“I was born with a decent size hole in my heart and my parents were told that it would eventually go away with time. It didn’t, and progressed into irregular beating and cardiac arhythmia. Finally, when I was 18, my doctor noticed that the sound of my heart had changed and that she didn’t think it was functioning the way it should be. I went to a specialist and he determined that the AV node was blocked and that my heart was only beating half of what it should be. I got a pacemaker on December 23, 2003 when I was just 18. A couple years later, as a Christmas gift, my fiance paid for me to get the medical symbol for the pacemaker tattooed on my upper right wrist.”
“I am an evolutionary biology graduate student working with some of the world’s earliest known HIV samples, trying to clarify the early evolutionary history of the virus. I was inspired by an elegant circle tree phylogeny my PI put together for a publication submission and I decided I had finally found something I connected with enough to get permanently put on my body.”
“The first is an ECG, single lead, called a rhythm strip, which shows a common and generally benign arrhythmia called second degree heart block, Mobitz Type I, also called Wenckebach. The interval between the P wave (atrial contraction) and the QRS (ventricular contraction) progressively increases till a QRS is dropped. The second is a three-lead ECG showing an acute inferior myocardial infarction, aka a heart attack.”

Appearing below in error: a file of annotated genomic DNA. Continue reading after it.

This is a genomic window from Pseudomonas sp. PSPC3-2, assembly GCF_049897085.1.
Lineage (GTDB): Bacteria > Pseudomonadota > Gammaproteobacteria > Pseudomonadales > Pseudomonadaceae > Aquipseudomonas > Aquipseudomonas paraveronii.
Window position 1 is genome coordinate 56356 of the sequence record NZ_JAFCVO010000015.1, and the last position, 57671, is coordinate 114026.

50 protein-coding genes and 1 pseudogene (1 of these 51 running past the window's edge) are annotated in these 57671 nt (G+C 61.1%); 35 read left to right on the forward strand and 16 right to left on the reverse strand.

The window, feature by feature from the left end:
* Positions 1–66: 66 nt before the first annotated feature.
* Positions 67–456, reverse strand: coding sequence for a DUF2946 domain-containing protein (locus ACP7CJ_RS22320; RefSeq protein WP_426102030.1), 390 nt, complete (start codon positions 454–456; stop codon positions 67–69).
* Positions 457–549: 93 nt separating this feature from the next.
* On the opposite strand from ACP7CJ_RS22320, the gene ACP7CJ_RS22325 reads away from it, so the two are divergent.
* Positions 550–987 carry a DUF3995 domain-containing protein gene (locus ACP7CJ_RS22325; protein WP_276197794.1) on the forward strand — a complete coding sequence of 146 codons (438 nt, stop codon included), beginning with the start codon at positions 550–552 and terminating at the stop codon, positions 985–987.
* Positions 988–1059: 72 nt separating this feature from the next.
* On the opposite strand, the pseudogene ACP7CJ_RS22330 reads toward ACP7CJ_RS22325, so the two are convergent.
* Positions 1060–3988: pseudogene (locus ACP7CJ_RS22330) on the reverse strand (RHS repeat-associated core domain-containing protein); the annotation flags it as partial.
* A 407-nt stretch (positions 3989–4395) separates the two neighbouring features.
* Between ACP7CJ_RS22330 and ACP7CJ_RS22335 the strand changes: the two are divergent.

Carl writes: When you stop to reflect on electrocardiograms, it is remarkable that we can peer within the heart simply by picking up tiny changes in voltage on the skin. The fact that muscles such as the heart use electricity to drive their contractions was inconceivable in the 1600s. Natural philosophers believed muscles might be inflated by “animal spirits,” but the idea that the same power in a lightning bolt was at work in our hearts every second of our lives would have seemed absurd. Jan Swammerdam, a Dutch anatomist, tried to persuade his contemporaries in the 1660s that animal spirits did not drive the heart–he showed that a severed muscle twitched if he touched its nerve endings with the blade of a scalpel–but it would take well over a century for scientists to accept that our lives depend on a rhythm of sparks.